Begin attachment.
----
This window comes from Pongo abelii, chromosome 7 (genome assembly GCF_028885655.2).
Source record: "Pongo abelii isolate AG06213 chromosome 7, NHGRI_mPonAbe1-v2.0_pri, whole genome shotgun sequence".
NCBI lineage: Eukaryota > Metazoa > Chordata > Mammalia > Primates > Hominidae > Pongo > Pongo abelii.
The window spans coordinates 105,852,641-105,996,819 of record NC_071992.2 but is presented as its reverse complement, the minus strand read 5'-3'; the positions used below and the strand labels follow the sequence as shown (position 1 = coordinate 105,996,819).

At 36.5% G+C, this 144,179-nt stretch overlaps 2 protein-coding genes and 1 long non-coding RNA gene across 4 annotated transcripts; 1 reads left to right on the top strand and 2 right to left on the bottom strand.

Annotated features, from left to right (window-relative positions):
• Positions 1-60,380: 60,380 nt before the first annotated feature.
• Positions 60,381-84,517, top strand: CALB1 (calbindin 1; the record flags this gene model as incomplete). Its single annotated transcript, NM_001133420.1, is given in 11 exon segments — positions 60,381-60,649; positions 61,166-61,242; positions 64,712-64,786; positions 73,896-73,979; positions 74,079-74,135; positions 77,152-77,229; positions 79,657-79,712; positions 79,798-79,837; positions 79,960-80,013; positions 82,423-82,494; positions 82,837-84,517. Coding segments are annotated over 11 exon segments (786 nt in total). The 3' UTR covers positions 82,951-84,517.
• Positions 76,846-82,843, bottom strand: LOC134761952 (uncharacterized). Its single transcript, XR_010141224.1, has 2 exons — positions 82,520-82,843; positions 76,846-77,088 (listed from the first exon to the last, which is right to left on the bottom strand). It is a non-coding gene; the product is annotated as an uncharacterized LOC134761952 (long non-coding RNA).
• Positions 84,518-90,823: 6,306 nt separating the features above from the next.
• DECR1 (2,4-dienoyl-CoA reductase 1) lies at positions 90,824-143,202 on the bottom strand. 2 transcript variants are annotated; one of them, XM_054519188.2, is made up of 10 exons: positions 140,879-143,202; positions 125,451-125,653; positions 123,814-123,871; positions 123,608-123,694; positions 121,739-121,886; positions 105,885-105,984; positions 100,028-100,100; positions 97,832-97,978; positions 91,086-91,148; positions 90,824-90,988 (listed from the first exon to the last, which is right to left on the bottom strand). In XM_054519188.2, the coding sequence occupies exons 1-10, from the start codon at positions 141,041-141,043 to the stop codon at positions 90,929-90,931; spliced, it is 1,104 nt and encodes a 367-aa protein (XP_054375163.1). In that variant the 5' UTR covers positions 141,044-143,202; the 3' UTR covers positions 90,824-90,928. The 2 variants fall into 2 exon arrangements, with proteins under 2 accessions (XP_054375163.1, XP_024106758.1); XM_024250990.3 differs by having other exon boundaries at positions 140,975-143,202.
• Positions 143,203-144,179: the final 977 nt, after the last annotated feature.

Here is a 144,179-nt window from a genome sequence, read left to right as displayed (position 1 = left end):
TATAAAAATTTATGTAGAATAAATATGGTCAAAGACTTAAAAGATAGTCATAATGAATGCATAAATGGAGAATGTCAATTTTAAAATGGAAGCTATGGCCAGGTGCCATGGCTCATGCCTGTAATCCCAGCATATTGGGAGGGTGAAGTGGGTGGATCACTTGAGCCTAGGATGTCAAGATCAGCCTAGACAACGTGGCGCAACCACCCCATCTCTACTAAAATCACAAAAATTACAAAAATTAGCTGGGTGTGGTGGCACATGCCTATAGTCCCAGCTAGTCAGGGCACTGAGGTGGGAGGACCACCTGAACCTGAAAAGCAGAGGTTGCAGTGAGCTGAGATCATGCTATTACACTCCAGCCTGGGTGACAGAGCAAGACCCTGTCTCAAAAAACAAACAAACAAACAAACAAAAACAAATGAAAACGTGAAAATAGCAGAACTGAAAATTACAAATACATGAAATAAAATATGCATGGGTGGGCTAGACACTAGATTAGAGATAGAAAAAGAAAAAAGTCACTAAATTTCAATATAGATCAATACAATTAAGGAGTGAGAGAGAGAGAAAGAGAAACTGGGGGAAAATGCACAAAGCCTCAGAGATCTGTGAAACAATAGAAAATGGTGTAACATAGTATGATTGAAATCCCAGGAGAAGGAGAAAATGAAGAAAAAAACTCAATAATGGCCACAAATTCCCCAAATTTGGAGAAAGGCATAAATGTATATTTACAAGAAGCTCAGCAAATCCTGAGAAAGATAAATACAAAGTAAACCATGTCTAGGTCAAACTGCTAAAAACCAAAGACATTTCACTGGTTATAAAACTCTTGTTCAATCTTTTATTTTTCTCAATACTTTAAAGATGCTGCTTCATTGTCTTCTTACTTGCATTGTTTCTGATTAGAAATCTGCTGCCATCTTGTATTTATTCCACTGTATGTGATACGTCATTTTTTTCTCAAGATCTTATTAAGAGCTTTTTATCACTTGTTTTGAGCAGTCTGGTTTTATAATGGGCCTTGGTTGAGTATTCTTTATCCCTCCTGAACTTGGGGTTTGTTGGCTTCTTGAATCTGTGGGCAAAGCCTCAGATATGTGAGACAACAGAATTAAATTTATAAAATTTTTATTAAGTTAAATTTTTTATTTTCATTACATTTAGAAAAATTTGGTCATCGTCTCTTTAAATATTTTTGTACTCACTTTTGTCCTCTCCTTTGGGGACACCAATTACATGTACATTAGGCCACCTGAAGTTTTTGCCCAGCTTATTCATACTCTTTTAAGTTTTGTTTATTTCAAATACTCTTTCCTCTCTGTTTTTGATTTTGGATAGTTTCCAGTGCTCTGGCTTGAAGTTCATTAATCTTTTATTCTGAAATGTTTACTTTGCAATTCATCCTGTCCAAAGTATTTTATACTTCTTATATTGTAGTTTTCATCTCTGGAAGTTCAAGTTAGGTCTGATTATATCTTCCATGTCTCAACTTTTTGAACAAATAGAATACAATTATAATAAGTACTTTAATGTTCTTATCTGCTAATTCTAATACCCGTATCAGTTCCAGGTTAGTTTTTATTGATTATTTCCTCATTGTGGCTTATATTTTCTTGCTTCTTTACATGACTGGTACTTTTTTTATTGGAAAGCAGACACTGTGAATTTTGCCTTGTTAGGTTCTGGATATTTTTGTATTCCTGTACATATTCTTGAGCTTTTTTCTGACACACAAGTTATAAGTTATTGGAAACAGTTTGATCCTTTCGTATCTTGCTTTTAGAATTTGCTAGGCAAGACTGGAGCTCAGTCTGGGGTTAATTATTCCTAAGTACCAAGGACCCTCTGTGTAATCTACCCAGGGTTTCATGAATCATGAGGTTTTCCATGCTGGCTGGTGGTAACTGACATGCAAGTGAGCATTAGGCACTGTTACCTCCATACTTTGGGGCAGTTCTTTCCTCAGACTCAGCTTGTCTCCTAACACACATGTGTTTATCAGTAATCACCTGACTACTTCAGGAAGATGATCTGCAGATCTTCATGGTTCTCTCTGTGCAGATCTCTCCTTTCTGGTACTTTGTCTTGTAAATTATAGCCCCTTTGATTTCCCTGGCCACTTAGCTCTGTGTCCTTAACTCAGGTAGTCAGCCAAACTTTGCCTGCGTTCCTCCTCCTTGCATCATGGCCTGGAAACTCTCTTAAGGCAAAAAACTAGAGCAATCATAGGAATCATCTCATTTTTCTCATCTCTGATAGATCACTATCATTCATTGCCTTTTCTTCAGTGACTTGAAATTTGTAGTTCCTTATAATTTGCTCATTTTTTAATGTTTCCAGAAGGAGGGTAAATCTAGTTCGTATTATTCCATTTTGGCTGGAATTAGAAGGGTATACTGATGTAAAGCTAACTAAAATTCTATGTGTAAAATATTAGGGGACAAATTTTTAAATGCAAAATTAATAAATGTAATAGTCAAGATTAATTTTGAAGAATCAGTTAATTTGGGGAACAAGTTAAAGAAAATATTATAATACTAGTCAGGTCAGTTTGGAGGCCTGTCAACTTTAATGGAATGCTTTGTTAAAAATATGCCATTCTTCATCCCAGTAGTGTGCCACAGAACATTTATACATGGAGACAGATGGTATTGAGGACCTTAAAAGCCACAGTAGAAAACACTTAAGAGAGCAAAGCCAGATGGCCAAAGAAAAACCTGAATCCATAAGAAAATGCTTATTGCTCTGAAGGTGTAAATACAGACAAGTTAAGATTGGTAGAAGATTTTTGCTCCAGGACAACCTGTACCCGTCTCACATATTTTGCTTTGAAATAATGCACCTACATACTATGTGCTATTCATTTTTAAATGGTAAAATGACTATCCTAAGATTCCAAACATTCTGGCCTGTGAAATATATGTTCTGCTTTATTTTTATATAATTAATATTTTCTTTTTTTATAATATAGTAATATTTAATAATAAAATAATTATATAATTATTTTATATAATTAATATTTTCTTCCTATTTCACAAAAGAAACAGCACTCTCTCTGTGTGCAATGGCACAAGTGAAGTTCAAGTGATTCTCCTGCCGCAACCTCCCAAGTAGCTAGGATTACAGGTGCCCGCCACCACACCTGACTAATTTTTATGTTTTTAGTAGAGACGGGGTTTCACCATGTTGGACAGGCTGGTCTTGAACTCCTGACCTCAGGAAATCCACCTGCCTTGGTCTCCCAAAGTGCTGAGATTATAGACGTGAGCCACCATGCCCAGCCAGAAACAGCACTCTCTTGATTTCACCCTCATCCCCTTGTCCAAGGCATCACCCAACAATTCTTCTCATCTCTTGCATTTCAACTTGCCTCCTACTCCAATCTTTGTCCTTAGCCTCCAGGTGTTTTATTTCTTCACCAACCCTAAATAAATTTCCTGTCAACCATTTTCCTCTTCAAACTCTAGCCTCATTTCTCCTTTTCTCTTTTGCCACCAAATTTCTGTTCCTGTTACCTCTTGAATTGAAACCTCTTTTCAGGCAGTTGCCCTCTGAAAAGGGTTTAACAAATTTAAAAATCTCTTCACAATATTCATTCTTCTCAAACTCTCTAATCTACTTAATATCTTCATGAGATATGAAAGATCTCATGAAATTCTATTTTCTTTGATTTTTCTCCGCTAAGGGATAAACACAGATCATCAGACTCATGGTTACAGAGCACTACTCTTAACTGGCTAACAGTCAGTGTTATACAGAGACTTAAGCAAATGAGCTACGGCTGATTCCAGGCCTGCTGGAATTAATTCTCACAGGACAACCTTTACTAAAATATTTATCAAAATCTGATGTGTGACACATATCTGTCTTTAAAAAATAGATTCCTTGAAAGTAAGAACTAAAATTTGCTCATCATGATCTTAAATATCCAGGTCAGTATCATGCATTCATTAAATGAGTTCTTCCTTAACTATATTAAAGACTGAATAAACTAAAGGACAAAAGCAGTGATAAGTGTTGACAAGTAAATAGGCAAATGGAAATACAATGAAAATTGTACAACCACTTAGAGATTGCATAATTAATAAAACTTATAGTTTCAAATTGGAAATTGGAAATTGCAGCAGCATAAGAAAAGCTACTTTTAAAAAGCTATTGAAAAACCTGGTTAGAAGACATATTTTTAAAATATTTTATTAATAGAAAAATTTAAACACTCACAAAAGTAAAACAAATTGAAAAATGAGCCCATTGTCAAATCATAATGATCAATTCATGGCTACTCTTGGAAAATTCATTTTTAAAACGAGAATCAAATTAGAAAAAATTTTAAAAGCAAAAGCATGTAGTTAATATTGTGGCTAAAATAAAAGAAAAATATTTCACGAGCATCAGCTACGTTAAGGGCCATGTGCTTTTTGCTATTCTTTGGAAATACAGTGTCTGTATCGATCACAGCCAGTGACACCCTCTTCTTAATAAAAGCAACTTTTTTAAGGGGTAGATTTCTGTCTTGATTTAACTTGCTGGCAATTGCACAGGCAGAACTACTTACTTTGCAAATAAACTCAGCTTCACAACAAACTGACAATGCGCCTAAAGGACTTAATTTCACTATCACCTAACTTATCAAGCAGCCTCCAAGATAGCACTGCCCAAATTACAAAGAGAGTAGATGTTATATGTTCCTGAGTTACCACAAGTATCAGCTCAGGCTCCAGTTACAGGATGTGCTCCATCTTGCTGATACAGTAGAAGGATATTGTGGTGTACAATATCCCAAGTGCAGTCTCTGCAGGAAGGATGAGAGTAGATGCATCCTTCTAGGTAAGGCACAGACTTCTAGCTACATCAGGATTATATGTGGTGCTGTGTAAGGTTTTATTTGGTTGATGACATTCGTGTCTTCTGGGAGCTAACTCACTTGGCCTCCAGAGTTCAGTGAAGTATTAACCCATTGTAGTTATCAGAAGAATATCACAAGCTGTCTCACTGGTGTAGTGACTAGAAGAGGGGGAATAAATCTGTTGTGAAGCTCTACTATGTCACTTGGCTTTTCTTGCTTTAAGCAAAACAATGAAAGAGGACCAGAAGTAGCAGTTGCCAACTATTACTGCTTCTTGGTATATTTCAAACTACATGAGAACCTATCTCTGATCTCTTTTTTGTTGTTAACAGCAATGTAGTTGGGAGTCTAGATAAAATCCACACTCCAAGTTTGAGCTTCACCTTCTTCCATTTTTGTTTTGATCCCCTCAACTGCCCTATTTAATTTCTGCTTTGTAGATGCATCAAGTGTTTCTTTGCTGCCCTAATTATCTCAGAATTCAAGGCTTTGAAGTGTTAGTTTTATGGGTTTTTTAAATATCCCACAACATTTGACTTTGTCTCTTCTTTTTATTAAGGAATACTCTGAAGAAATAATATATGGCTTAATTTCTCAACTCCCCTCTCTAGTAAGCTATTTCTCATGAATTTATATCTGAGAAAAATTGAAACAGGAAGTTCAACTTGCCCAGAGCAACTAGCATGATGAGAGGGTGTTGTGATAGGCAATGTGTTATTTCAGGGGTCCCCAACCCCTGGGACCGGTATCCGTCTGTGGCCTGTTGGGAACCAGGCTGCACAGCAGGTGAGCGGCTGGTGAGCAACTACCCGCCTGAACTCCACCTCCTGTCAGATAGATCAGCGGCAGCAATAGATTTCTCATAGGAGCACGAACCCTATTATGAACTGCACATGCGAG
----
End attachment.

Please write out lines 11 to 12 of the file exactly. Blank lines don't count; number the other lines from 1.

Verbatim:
• DECR1 (2,4-dienoyl-CoA reductase 1) lies at positions 90,824-143,202 on the bottom strand. 2 transcript variants are annotated; one of them, XM_054519188.2, is made up of 10 exons: positions 140,879-143,202; positions 125,451-125,653; positions 123,814-123,871; positions 123,608-123,694; positions 121,739-121,886; positions 105,885-105,984; positions 100,028-100,100; positions 97,832-97,978; positions 91,086-91,148; positions 90,824-90,988 (listed from the first exon to the last, which is right to left on the bottom strand). In XM_054519188.2, the coding sequence occupies exons 1-10, from the start codon at positions 141,041-141,043 to the stop codon at positions 90,929-90,931; spliced, it is 1,104 nt and encodes a 367-aa protein (XP_054375163.1). In that variant the 5' UTR covers positions 141,044-143,202; the 3' UTR covers positions 90,824-90,928. The 2 variants fall into 2 exon arrangements, with proteins under 2 accessions (XP_054375163.1, XP_024106758.1); XM_024250990.3 differs by having other exon boundaries at positions 140,975-143,202.
• Positions 143,203-144,179: the final 977 nt, after the last annotated feature.